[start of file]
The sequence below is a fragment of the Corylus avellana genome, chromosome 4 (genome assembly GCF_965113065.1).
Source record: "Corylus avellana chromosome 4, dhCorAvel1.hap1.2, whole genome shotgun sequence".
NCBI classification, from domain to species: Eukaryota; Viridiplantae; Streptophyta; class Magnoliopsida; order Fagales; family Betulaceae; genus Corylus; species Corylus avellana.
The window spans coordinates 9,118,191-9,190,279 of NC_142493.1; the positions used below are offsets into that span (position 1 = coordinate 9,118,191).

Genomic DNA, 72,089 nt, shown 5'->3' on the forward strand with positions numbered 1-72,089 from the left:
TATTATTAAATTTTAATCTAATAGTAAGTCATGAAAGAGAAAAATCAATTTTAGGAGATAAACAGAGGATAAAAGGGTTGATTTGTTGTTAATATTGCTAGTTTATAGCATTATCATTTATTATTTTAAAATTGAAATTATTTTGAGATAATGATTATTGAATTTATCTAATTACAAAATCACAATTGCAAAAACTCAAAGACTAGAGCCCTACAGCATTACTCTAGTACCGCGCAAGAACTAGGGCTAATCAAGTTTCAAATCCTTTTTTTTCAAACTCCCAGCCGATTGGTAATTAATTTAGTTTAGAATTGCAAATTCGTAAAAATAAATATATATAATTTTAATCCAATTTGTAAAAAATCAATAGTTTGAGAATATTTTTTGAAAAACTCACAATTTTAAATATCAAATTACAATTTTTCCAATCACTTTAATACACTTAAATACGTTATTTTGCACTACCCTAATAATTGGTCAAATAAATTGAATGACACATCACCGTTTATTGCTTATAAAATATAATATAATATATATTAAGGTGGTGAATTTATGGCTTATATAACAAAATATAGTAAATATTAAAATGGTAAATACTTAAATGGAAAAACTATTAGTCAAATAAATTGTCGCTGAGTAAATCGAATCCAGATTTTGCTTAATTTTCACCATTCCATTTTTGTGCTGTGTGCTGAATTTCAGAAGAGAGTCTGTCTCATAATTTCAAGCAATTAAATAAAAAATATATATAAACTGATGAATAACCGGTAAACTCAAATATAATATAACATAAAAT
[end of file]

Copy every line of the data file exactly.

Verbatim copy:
The sequence below is a fragment of the Corylus avellana genome, chromosome 4 (genome assembly GCF_965113065.1).
Source record: "Corylus avellana chromosome 4, dhCorAvel1.hap1.2, whole genome shotgun sequence".
NCBI classification, from domain to species: Eukaryota; Viridiplantae; Streptophyta; class Magnoliopsida; order Fagales; family Betulaceae; genus Corylus; species Corylus avellana.
The window spans coordinates 9,118,191-9,190,279 of NC_142493.1; the positions used below are offsets into that span (position 1 = coordinate 9,118,191).

Genomic DNA, 72,089 nt, shown 5'->3' on the forward strand with positions numbered 1-72,089 from the left:
TATTATTAAATTTTAATCTAATAGTAAGTCATGAAAGAGAAAAATCAATTTTAGGAGATAAACAGAGGATAAAAGGGTTGATTTGTTGTTAATATTGCTAGTTTATAGCATTATCATTTATTATTTTAAAATTGAAATTATTTTGAGATAATGATTATTGAATTTATCTAATTACAAAATCACAATTGCAAAAACTCAAAGACTAGAGCCCTACAGCATTACTCTAGTACCGCGCAAGAACTAGGGCTAATCAAGTTTCAAATCCTTTTTTTTCAAACTCCCAGCCGATTGGTAATTAATTTAGTTTAGAATTGCAAATTCGTAAAAATAAATATATATAATTTTAATCCAATTTGTAAAAAATCAATAGTTTGAGAATATTTTTTGAAAAACTCACAATTTTAAATATCAAATTACAATTTTTCCAATCACTTTAATACACTTAAATACGTTATTTTGCACTACCCTAATAATTGGTCAAATAAATTGAATGACACATCACCGTTTATTGCTTATAAAATATAATATAATATATATTAAGGTGGTGAATTTATGGCTTATATAACAAAATATAGTAAATATTAAAATGGTAAATACTTAAATGGAAAAACTATTAGTCAAATAAATTGTCGCTGAGTAAATCGAATCCAGATTTTGCTTAATTTTCACCATTCCATTTTTGTGCTGTGTGCTGAATTTCAGAAGAGAGTCTGTCTCATAATTTCAAGCAATTAAATAAAAAATATATATAAACTGATGAATAACCGGTAAACTCAAATATAATATAACATAAAAT